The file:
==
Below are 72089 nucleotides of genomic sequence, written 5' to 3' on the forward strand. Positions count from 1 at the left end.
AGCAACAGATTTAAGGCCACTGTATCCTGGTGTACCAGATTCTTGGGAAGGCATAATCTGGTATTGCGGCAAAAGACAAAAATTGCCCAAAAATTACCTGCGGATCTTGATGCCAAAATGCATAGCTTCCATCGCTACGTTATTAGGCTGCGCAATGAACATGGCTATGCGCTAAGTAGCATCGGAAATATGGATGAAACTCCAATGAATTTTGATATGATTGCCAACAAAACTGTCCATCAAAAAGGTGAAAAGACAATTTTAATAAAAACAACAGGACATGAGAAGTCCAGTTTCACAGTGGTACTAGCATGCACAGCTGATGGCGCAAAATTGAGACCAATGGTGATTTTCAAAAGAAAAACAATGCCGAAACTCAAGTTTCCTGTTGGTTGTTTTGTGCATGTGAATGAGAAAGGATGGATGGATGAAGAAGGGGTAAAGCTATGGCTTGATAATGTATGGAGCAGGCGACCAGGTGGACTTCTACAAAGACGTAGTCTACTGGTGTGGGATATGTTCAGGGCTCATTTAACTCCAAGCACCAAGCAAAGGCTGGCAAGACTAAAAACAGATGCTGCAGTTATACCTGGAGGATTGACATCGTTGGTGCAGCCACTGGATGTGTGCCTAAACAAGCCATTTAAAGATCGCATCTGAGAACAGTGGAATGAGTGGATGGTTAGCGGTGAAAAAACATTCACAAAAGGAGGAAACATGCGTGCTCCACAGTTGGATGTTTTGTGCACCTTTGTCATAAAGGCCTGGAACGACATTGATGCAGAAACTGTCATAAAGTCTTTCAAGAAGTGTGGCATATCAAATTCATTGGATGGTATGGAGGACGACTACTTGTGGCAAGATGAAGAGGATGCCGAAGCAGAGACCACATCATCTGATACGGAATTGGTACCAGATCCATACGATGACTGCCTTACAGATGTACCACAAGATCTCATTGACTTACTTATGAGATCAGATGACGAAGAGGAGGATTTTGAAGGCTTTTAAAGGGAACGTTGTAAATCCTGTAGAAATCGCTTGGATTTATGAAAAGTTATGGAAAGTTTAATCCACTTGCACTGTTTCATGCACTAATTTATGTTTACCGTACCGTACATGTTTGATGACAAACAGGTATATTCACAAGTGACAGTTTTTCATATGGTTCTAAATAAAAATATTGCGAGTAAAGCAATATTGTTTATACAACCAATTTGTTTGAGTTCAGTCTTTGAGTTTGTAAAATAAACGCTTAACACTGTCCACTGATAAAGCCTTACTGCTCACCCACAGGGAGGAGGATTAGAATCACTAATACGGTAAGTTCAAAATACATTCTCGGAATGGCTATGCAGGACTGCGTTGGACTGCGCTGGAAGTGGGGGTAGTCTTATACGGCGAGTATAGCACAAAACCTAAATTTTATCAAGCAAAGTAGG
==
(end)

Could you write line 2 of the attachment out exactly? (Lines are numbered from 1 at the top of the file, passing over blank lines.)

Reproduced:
AGCAACAGATTTAAGGCCACTGTATCCTGGTGTACCAGATTCTTGGGAAGGCATAATCTGGTATTGCGGCAAAAGACAAAAATTGCCCAAAAATTACCTGCGGATCTTGATGCCAAAATGCATAGCTTCCATCGCTACGTTATTAGGCTGCGCAATGAACATGGCTATGCGCTAAGTAGCATCGGAAATATGGATGAAACTCCAATGAATTTTGATATGATTGCCAACAAAACTGTCCATCAAAAAGGTGAAAAGACAATTTTAATAAAAACAACAGGACATGAGAAGTCCAGTTTCACAGTGGTACTAGCATGCACAGCTGATGGCGCAAAATTGAGACCAATGGTGATTTTCAAAAGAAAAACAATGCCGAAACTCAAGTTTCCTGTTGGTTGTTTTGTGCATGTGAATGAGAAAGGATGGATGGATGAAGAAGGGGTAAAGCTATGGCTTGATAATGTATGGAGCAGGCGACCAGGTGGACTTCTACAAAGACGTAGTCTACTGGTGTGGGATATGTTCAGGGCTCATTTAACTCCAAGCACCAAGCAAAGGCTGGCAAGACTAAAAACAGATGCTGCAGTTATACCTGGAGGATTGACATCGTTGGTGCAGCCACTGGATGTGTGCCTAAACAAGCCATTTAAAGATCGCATCTGAGAACAGTGGAATGAGTGGATGGTTAGCGGTGAAAAAACATTCACAAAAGGAGGAAACATGCGTGCTCCACAGTTGGATGTTTTGTGCACCTTTGTCATAAAGGCCTGGAACGACATTGATGCAGAAACTGTCATAAAGTCTTTCAAGAAGTGTGGCATATCAAATTCATTGGATGGTATGGAGGACGACTACTTGTGGCAAGATGAAGAGGATGCCGAAGCAGAGACCACATCATCTGATACGGAATTGGTACCAGATCCATACGATGACTGCCTTACAGATGTACCACAAGATCTCATTGACTTACTTATGAGATCAGATGACGAAGAGGAGGATTTTGAAGGCTTTTAAAGGGAACGTTGTAAATCCTGTAGAAATCGCTTGGATTTATGAAAAGTTATGGAAAGTTTAATCCACTTGCACTGTTTCATGCACTAATTTATGTTTACCGTACCGTACATGTTTGATGACAAACAGGTATATTCACAAGTGACAGTTTTTCATATGGTTCTAAATAAAAATATTGCGAGTAAAGCAATATTGTTTATACAACCAATTTGTTTGAGTTCAGTCTTTGAGTTTGTAAAATAAACGCTTAACACTGTCCACTGATAAAGCCTTACTGCTCACCCACAGGGAGGAGGATTAGAATCACTAATACGGTAAGTTCAAAATACATTCTCGGAATGGCTATGCAGGACTGCGTTGGACTGCGCTGGAAGTGGGGGTAGTCTTATACGGCGAGTATAGCACAAAACCTAAATTTTATCAAGCAAAGTAGG